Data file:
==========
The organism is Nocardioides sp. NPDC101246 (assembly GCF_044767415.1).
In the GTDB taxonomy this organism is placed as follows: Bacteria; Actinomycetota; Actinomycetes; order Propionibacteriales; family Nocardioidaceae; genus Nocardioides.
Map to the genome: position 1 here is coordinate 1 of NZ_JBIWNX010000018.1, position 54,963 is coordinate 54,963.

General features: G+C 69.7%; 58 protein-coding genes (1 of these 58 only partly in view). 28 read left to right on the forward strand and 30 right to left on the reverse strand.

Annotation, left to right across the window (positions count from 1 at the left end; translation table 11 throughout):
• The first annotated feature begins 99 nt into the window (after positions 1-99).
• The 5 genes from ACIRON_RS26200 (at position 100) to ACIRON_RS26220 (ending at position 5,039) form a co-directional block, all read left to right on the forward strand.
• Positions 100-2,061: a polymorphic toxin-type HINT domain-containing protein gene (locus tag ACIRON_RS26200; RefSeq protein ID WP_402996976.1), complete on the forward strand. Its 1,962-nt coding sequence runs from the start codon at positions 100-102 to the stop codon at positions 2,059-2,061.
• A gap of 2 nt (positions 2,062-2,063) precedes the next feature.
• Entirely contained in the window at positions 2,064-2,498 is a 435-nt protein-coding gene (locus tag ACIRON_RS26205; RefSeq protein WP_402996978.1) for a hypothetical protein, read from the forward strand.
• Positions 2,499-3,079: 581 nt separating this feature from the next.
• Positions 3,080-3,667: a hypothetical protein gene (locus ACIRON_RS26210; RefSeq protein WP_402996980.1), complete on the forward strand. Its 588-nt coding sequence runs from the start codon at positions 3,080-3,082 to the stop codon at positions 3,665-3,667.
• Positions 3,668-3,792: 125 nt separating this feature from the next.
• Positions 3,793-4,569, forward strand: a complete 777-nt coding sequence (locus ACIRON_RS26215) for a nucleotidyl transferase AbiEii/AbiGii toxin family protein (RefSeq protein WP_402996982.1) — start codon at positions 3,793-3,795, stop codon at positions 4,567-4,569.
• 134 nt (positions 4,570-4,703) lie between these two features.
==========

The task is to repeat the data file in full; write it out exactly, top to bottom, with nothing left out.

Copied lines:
The organism is Nocardioides sp. NPDC101246 (assembly GCF_044767415.1).
In the GTDB taxonomy this organism is placed as follows: Bacteria; Actinomycetota; Actinomycetes; order Propionibacteriales; family Nocardioidaceae; genus Nocardioides.
Map to the genome: position 1 here is coordinate 1 of NZ_JBIWNX010000018.1, position 54,963 is coordinate 54,963.

General features: G+C 69.7%; 58 protein-coding genes (1 of these 58 only partly in view). 28 read left to right on the forward strand and 30 right to left on the reverse strand.

Annotation, left to right across the window (positions count from 1 at the left end; translation table 11 throughout):
• The first annotated feature begins 99 nt into the window (after positions 1-99).
• The 5 genes from ACIRON_RS26200 (at position 100) to ACIRON_RS26220 (ending at position 5,039) form a co-directional block, all read left to right on the forward strand.
• Positions 100-2,061: a polymorphic toxin-type HINT domain-containing protein gene (locus tag ACIRON_RS26200; RefSeq protein ID WP_402996976.1), complete on the forward strand. Its 1,962-nt coding sequence runs from the start codon at positions 100-102 to the stop codon at positions 2,059-2,061.
• A gap of 2 nt (positions 2,062-2,063) precedes the next feature.
• Entirely contained in the window at positions 2,064-2,498 is a 435-nt protein-coding gene (locus tag ACIRON_RS26205; RefSeq protein WP_402996978.1) for a hypothetical protein, read from the forward strand.
• Positions 2,499-3,079: 581 nt separating this feature from the next.
• Positions 3,080-3,667: a hypothetical protein gene (locus ACIRON_RS26210; RefSeq protein WP_402996980.1), complete on the forward strand. Its 588-nt coding sequence runs from the start codon at positions 3,080-3,082 to the stop codon at positions 3,665-3,667.
• Positions 3,668-3,792: 125 nt separating this feature from the next.
• Positions 3,793-4,569, forward strand: a complete 777-nt coding sequence (locus ACIRON_RS26215) for a nucleotidyl transferase AbiEii/AbiGii toxin family protein (RefSeq protein WP_402996982.1) — start codon at positions 3,793-3,795, stop codon at positions 4,567-4,569.
• 134 nt (positions 4,570-4,703) lie between these two features.